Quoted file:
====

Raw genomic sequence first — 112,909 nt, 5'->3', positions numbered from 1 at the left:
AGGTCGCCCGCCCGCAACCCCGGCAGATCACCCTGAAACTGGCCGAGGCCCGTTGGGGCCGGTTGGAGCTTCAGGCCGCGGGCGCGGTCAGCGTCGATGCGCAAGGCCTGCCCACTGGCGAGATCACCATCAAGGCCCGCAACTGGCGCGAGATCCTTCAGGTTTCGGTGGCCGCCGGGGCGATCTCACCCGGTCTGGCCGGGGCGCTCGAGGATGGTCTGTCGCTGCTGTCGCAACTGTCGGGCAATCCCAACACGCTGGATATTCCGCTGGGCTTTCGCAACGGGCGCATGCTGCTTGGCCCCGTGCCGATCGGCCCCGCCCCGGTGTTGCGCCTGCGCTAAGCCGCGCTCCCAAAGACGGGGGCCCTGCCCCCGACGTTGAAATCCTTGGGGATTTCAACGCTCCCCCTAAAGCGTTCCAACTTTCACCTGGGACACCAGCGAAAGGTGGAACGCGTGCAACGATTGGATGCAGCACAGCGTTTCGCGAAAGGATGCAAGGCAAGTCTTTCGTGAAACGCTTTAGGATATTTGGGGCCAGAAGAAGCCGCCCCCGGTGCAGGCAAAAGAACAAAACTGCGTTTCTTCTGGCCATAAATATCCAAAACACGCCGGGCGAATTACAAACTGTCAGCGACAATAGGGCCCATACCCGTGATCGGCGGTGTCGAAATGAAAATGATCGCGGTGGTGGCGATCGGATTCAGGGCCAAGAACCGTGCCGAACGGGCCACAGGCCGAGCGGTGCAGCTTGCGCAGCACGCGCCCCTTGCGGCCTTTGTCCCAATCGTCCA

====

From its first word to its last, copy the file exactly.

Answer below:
Raw genomic sequence first — 112,909 nt, 5'->3', positions numbered from 1 at the left:
AGGTCGCCCGCCCGCAACCCCGGCAGATCACCCTGAAACTGGCCGAGGCCCGTTGGGGCCGGTTGGAGCTTCAGGCCGCGGGCGCGGTCAGCGTCGATGCGCAAGGCCTGCCCACTGGCGAGATCACCATCAAGGCCCGCAACTGGCGCGAGATCCTTCAGGTTTCGGTGGCCGCCGGGGCGATCTCACCCGGTCTGGCCGGGGCGCTCGAGGATGGTCTGTCGCTGCTGTCGCAACTGTCGGGCAATCCCAACACGCTGGATATTCCGCTGGGCTTTCGCAACGGGCGCATGCTGCTTGGCCCCGTGCCGATCGGCCCCGCCCCGGTGTTGCGCCTGCGCTAAGCCGCGCTCCCAAAGACGGGGGCCCTGCCCCCGACGTTGAAATCCTTGGGGATTTCAACGCTCCCCCTAAAGCGTTCCAACTTTCACCTGGGACACCAGCGAAAGGTGGAACGCGTGCAACGATTGGATGCAGCACAGCGTTTCGCGAAAGGATGCAAGGCAAGTCTTTCGTGAAACGCTTTAGGATATTTGGGGCCAGAAGAAGCCGCCCCCGGTGCAGGCAAAAGAACAAAACTGCGTTTCTTCTGGCCATAAATATCCAAAACACGCCGGGCGAATTACAAACTGTCAGCGACAATAGGGCCCATACCCGTGATCGGCGGTGTCGAAATGAAAATGATCGCGGTGGTGGCGATCGGATTCAGGGCCAAGAACCGTGCCGAACGGGCCACAGGCCGAGCGGTGCAGCTTGCGCAGCACGCGCCCCTTGCGGCCTTTGTCCCAATCGTCCA